The law of conservation of energy is universal. Nothing disappears without the trace, nothing perishes eternally. A decision to step back from the industry or the position might come as the end of one road… and the beginning of the other. Feeling open to new experience, new people, and new ideas is essential for keeping artistically fit and just happy. The same I wish to you. Follow the example of the recent Art Digest’s characters and get creative wherever you go.
A R T & F A S H I O N ( C O L L A B )
Kenny Scharf breathes street spirit into Dior Homme new collection
Taking the position of Dior Homme’s creative director for 2 years, Kim Jones has engaged the brand into a number of interesting collaborations, such as those with a designer and a graffiti writer Kaws, a sculptor Daniel Arsham, and an illustrator Hajime Sorayama.
The creative tradition should certainly be continued, this time with the name of Kenny Scharf, American street artist, arriving on the list. On December 8 check the brand’s website to discover the new pre-fall Dior x Kenny Scharf menswear line (no official opening, alas, due to the COVID-19 restrictions).
The history of the East Village scene, NY’s art community, flourishing in the 80s, would be incomplete without a reference to Kenny Scharf’s figure. Rubbing shoulders with Andy Warhol, Julian Schnabel, Keith Haring, and Jean-Michel Basquiat (and being close friends with the latter two), he contributed to the evolution of New York’s artistic landscape in the 80s, making it more informal and figurative. Kenny Scharf is primarily recognized for his large-scale paintings of anthropomorphic fantastic animals as well the characters of the generally beloved animated sitcoms such as ‘Flintstones’ (premiered in 1960) and ‘Jetsons’ (initially aired in 1962). Unlike the majority of his East Village colleagues, Kenny Scharf is still alive and kicking (read: artistically active) at the age of 62. Learn more about his personality and great life experience from the interview with Dan Golden.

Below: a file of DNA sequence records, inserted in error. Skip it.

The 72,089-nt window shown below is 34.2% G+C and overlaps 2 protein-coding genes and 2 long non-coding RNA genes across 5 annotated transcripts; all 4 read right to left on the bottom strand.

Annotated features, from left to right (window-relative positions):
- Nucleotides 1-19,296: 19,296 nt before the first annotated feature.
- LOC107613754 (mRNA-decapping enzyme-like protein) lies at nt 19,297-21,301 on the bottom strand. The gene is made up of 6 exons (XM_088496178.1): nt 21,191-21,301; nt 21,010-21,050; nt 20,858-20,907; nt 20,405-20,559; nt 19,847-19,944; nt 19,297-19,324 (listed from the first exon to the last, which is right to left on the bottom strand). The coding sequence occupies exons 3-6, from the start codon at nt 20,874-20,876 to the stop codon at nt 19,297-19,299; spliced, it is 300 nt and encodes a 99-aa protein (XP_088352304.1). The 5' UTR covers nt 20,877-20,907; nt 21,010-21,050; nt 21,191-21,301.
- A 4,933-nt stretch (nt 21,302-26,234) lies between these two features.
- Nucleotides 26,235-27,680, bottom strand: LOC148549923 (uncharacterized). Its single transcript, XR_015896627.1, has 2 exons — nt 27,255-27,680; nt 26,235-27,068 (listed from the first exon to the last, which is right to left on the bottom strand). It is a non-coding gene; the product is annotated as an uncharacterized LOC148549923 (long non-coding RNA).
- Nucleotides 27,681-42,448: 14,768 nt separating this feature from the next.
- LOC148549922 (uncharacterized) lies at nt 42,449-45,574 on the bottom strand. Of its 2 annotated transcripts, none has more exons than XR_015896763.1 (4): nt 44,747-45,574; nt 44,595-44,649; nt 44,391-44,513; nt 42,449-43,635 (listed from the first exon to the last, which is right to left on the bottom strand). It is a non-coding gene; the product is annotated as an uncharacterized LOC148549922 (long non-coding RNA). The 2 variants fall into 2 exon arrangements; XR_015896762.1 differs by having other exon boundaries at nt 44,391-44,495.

F A S H I O N
Halima Aden steps back from fashion because of her religious beliefs
Remember us discussing Halima Aden’s appointment to Diversity Editor-at-Large in Vogue Arabia in June? Things are getting even more interesting: half a year after winning the prestigious position (tailor-made for her) and a few years of successful work in fashion under her belt, the 23-year-old model reports leaving the industry. Somali-American Halima Aden claims feeling the need to compromise her religious beliefs while taking part in shows and shootings, which she had never found the right thing to do. Yet the revelation came during the times of the pandemic, Aden wrote on her Instagram.
Halima Aden was the first hijab-wearing woman to have conquered the fashion world, appearing on runway as well as on the covers of Vogue, Allure, Sports Illustrated etc. Spotted by international modelling agency IMG Models at 18, she took off quickly, however, it seemed to have had a price. Though recording her right to stay hijabed in the working contracts, Halima Aden had to compromise her demands: e.g. while wearing a denim band for American Eagle’s campaign or having a wrap with feathers around her neck at the shoot for Glamour (2017). Indeed, Aden hasn’t completely retired from fashion — she is open to working proposals, the ‘proper’ ones.